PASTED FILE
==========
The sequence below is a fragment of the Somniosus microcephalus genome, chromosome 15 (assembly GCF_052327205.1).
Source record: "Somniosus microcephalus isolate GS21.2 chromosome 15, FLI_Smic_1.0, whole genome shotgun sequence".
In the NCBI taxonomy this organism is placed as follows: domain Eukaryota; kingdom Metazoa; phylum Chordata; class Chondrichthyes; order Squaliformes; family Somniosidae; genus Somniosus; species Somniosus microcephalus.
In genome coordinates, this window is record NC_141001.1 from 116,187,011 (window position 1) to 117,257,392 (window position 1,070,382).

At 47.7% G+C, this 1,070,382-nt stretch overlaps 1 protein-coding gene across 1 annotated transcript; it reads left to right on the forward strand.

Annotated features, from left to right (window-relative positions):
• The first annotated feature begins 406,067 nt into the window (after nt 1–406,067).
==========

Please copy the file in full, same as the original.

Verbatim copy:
The sequence below is a fragment of the Somniosus microcephalus genome, chromosome 15 (assembly GCF_052327205.1).
Source record: "Somniosus microcephalus isolate GS21.2 chromosome 15, FLI_Smic_1.0, whole genome shotgun sequence".
In the NCBI taxonomy this organism is placed as follows: domain Eukaryota; kingdom Metazoa; phylum Chordata; class Chondrichthyes; order Squaliformes; family Somniosidae; genus Somniosus; species Somniosus microcephalus.
In genome coordinates, this window is record NC_141001.1 from 116,187,011 (window position 1) to 117,257,392 (window position 1,070,382).

At 47.7% G+C, this 1,070,382-nt stretch overlaps 1 protein-coding gene across 1 annotated transcript; it reads left to right on the forward strand.

Annotated features, from left to right (window-relative positions):
• The first annotated feature begins 406,067 nt into the window (after nt 1–406,067).